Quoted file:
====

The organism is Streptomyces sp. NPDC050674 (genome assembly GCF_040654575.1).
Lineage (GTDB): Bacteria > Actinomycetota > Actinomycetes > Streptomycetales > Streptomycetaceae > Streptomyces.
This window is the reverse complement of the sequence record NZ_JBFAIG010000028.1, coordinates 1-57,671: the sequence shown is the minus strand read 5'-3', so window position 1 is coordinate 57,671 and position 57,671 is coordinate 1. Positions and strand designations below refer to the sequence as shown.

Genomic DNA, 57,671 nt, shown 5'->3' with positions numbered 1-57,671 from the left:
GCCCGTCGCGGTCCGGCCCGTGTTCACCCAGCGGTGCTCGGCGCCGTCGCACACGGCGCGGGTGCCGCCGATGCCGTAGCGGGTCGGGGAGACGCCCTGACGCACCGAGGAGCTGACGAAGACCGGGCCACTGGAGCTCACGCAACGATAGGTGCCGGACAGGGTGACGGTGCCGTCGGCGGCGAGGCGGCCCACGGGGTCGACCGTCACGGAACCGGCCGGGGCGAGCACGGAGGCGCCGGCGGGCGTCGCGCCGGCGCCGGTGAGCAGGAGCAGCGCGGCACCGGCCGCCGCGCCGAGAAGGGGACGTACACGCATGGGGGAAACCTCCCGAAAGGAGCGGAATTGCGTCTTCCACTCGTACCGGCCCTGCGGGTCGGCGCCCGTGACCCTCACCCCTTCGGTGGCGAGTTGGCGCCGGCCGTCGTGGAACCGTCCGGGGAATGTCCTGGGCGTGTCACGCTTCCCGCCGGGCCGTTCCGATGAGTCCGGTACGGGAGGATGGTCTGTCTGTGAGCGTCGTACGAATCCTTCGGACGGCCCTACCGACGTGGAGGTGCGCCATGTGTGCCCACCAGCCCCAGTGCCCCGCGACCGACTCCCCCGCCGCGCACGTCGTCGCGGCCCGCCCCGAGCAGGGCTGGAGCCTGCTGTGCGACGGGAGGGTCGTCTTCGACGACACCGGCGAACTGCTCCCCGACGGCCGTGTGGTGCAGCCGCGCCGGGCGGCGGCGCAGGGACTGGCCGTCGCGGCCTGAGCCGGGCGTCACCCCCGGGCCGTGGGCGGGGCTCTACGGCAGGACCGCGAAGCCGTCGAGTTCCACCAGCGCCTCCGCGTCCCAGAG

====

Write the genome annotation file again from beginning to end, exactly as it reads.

The organism is Streptomyces sp. NPDC050674 (genome assembly GCF_040654575.1).
Lineage (GTDB): Bacteria > Actinomycetota > Actinomycetes > Streptomycetales > Streptomycetaceae > Streptomyces.
This window is the reverse complement of the sequence record NZ_JBFAIG010000028.1, coordinates 1-57,671: the sequence shown is the minus strand read 5'-3', so window position 1 is coordinate 57,671 and position 57,671 is coordinate 1. Positions and strand designations below refer to the sequence as shown.

Genomic DNA, 57,671 nt, shown 5'->3' with positions numbered 1-57,671 from the left:
GCCCGTCGCGGTCCGGCCCGTGTTCACCCAGCGGTGCTCGGCGCCGTCGCACACGGCGCGGGTGCCGCCGATGCCGTAGCGGGTCGGGGAGACGCCCTGACGCACCGAGGAGCTGACGAAGACCGGGCCACTGGAGCTCACGCAACGATAGGTGCCGGACAGGGTGACGGTGCCGTCGGCGGCGAGGCGGCCCACGGGGTCGACCGTCACGGAACCGGCCGGGGCGAGCACGGAGGCGCCGGCGGGCGTCGCGCCGGCGCCGGTGAGCAGGAGCAGCGCGGCACCGGCCGCCGCGCCGAGAAGGGGACGTACACGCATGGGGGAAACCTCCCGAAAGGAGCGGAATTGCGTCTTCCACTCGTACCGGCCCTGCGGGTCGGCGCCCGTGACCCTCACCCCTTCGGTGGCGAGTTGGCGCCGGCCGTCGTGGAACCGTCCGGGGAATGTCCTGGGCGTGTCACGCTTCCCGCCGGGCCGTTCCGATGAGTCCGGTACGGGAGGATGGTCTGTCTGTGAGCGTCGTACGAATCCTTCGGACGGCCCTACCGACGTGGAGGTGCGCCATGTGTGCCCACCAGCCCCAGTGCCCCGCGACCGACTCCCCCGCCGCGCACGTCGTCGCGGCCCGCCCCGAGCAGGGCTGGAGCCTGCTGTGCGACGGGAGGGTCGTCTTCGACGACACCGGCGAACTGCTCCCCGACGGCCGTGTGGTGCAGCCGCGCCGGGCGGCGGCGCAGGGACTGGCCGTCGCGGCCTGAGCCGGGCGTCACCCCCGGGCCGTGGGCGGGGCTCTACGGCAGGACCGCGAAGCCGTCGAGTTCCACCAGCGCCTCCGCGTCCCAGAG